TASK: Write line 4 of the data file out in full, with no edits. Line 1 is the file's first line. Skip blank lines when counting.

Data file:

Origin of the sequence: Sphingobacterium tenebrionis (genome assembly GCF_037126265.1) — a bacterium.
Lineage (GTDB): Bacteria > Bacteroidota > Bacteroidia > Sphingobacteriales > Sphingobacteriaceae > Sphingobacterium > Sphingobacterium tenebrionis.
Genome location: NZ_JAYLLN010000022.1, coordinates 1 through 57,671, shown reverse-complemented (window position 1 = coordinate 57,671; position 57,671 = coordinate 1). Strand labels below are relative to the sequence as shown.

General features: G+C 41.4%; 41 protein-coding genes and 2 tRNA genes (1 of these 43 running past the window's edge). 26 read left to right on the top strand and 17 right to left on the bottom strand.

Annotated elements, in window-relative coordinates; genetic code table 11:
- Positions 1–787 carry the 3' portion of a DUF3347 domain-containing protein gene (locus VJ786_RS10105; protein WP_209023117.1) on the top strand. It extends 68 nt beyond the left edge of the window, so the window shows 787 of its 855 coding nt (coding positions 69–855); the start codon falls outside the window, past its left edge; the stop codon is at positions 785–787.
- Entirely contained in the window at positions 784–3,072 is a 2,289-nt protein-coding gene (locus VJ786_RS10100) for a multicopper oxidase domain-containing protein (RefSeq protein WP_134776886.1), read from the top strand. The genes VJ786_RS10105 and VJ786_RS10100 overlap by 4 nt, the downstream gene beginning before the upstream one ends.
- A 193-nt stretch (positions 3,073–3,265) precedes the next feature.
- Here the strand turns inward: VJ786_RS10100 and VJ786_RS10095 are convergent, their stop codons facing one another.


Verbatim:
General features: G+C 41.4%; 41 protein-coding genes and 2 tRNA genes (1 of these 43 running past the window's edge). 26 read left to right on the top strand and 17 right to left on the bottom strand.